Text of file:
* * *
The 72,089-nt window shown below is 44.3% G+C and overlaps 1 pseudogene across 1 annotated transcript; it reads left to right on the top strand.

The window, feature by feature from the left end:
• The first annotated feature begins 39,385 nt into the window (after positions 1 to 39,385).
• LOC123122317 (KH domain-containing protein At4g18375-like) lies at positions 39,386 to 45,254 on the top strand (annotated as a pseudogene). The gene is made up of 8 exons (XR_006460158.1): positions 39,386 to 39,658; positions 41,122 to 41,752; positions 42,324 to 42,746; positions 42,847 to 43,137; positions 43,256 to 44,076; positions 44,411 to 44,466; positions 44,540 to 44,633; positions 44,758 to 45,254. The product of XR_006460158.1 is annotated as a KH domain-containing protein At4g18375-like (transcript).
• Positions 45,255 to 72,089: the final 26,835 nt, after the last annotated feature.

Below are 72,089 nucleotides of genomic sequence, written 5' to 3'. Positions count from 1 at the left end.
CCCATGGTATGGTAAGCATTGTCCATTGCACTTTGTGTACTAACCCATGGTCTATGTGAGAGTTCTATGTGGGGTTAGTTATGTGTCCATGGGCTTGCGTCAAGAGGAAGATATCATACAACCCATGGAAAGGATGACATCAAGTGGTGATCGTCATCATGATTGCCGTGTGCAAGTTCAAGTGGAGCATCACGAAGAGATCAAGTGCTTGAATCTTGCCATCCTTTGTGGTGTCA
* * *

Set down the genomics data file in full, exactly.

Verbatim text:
The 72,089-nt window shown below is 44.3% G+C and overlaps 1 pseudogene across 1 annotated transcript; it reads left to right on the top strand.

The window, feature by feature from the left end:
• The first annotated feature begins 39,385 nt into the window (after positions 1 to 39,385).
• LOC123122317 (KH domain-containing protein At4g18375-like) lies at positions 39,386 to 45,254 on the top strand (annotated as a pseudogene). The gene is made up of 8 exons (XR_006460158.1): positions 39,386 to 39,658; positions 41,122 to 41,752; positions 42,324 to 42,746; positions 42,847 to 43,137; positions 43,256 to 44,076; positions 44,411 to 44,466; positions 44,540 to 44,633; positions 44,758 to 45,254. The product of XR_006460158.1 is annotated as a KH domain-containing protein At4g18375-like (transcript).
• Positions 45,255 to 72,089: the final 26,835 nt, after the last annotated feature.

Below are 72,089 nucleotides of genomic sequence, written 5' to 3'. Positions count from 1 at the left end.
CCCATGGTATGGTAAGCATTGTCCATTGCACTTTGTGTACTAACCCATGGTCTATGTGAGAGTTCTATGTGGGGTTAGTTATGTGTCCATGGGCTTGCGTCAAGAGGAAGATATCATACAACCCATGGAAAGGATGACATCAAGTGGTGATCGTCATCATGATTGCCGTGTGCAAGTTCAAGTGGAGCATCACGAAGAGATCAAGTGCTTGAATCTTGCCATCCTTTGTGGTGTCA